Performance of Multi-scale Fiber Reinforced Cement Composites at High Strain Rate
The New Boundaries of Structural Concrete Session C - New Scenarios for Concrete
Memoria tratta da "The New Boundaries of Structural Concrete: Session C - New Scenarios for Concrete", ACI IC - Ancona 2011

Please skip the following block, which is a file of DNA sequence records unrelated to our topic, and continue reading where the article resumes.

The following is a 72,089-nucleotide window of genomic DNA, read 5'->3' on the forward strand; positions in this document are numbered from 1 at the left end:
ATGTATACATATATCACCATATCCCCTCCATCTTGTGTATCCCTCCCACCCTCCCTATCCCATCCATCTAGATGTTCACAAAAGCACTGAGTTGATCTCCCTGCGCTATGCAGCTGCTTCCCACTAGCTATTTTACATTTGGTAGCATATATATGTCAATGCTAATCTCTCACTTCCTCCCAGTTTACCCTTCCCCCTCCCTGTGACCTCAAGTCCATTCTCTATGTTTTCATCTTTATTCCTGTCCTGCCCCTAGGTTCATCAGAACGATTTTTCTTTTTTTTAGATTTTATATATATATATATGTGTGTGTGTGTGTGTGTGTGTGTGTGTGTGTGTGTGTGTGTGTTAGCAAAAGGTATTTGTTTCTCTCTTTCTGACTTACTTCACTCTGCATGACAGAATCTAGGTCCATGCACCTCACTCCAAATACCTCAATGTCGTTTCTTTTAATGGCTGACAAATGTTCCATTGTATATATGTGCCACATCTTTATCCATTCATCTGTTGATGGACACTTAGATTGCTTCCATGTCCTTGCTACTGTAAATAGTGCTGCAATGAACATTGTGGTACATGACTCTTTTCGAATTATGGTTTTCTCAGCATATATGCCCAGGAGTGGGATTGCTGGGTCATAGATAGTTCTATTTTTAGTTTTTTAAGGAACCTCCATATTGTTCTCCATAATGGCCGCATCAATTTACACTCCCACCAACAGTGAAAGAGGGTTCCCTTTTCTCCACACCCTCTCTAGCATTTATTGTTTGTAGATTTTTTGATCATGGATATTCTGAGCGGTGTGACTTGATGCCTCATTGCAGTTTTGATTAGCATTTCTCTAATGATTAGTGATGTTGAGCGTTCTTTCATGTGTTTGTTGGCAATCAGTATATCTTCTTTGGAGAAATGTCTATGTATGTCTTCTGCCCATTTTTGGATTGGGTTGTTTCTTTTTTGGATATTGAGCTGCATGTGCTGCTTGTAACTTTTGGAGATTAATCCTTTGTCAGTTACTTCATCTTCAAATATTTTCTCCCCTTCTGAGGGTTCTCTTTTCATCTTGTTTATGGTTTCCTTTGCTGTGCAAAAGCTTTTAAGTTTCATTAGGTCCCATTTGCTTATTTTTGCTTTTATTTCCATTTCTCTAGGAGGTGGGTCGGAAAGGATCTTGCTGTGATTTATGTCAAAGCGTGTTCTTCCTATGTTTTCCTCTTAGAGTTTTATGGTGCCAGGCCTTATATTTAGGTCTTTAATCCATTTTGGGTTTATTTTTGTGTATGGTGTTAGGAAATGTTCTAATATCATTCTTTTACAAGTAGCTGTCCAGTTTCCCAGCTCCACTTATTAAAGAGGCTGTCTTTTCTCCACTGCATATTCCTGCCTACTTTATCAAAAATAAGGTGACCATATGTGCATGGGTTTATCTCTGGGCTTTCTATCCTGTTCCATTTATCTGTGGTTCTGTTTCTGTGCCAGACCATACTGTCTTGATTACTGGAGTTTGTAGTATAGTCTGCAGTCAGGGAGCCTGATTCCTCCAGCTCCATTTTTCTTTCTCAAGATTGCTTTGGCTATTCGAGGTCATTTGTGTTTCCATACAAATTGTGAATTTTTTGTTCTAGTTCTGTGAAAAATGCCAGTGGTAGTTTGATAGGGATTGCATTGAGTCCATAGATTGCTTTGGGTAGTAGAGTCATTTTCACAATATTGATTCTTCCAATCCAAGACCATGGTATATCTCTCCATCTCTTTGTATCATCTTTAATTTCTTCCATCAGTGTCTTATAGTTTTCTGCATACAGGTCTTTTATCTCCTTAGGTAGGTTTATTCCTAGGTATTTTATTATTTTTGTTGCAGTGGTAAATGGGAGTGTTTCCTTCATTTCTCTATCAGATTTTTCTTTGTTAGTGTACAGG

Advanced researches on concrete are directed toward investigating the behavior of reinforced concrete structures in severe conditions such as those due to impact loads. Some particular structures (protective shelters, nuclear reactor containment, offshore structures, military structures, and chemical or energy production plant) may be subjected to loading at very high rate of stress or strain caused by impact of missiles or flying objects, also by vehicle collisions or impulses due to explosions and earthquakes. Resistance to impact loads is guaranteed by using cementitious materials having both high strength and ductility. In order to improve ductility, cementitious mortars with Glass Reinforced Plastics (GRP) replacing partially the natural sand were manufactured. Moreover, glass fiber (GF) reinforced mortars were produced to enhance toughness. For this scope two types of glass fibers different in length and diameter were used. Since the use of GRP and GF does not produce any increase in strength of the mortars Carbon Nanotubes were added in the cement matrix to enhance tensile strength of the cementitious composite. Flexural, compressive and Hopkinson bar tests were carried out to evaluate the role of the different materials used. Replacing partially the natural sand with Glass Reinforced Plastics (GRP), compressive and flexural strength decrease (about 20%) with respect those of the reference mortar both on static and dynamic condition as a consequence of an anomalous air entrapment. Adding glass fibers (GF), GRP or/and Carbon Nanotubes (CNTs) no substantial improvement in terms of mechanical properties under static condition occurred. The Dynamic Increase Factor of the reference mortar was higher than that of the reinforced mixtures, but fracture energy was lower. In particular, combined addition of carbon nanotubes and GRP determines an increase in the energy fracture. The higher the carbon nanotubes content, the higher both fracture energy and tensile strength because nanoparticles oppose to wave and crack propagation, increasing the high strain rate strength. GRP and CNTs reinforced mortars need more fracture energy to failure at 150 s-1 strain rate.
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